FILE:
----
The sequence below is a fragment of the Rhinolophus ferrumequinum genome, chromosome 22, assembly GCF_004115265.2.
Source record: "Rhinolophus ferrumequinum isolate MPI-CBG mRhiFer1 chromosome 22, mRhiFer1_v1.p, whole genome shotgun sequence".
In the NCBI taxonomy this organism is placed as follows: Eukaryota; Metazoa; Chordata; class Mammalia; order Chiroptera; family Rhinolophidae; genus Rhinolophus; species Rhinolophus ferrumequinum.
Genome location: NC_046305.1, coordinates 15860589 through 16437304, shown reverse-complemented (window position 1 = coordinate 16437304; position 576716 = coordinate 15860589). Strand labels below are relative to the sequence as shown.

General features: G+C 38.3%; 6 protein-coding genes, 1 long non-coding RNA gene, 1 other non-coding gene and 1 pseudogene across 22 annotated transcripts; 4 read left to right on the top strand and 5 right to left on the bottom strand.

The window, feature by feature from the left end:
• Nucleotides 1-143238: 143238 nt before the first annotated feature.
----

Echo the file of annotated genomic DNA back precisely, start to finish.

The sequence below is a fragment of the Rhinolophus ferrumequinum genome, chromosome 22, assembly GCF_004115265.2.
Source record: "Rhinolophus ferrumequinum isolate MPI-CBG mRhiFer1 chromosome 22, mRhiFer1_v1.p, whole genome shotgun sequence".
In the NCBI taxonomy this organism is placed as follows: Eukaryota; Metazoa; Chordata; class Mammalia; order Chiroptera; family Rhinolophidae; genus Rhinolophus; species Rhinolophus ferrumequinum.
Genome location: NC_046305.1, coordinates 15860589 through 16437304, shown reverse-complemented (window position 1 = coordinate 16437304; position 576716 = coordinate 15860589). Strand labels below are relative to the sequence as shown.

General features: G+C 38.3%; 6 protein-coding genes, 1 long non-coding RNA gene, 1 other non-coding gene and 1 pseudogene across 22 annotated transcripts; 4 read left to right on the top strand and 5 right to left on the bottom strand.

The window, feature by feature from the left end:
• Nucleotides 1-143238: 143238 nt before the first annotated feature.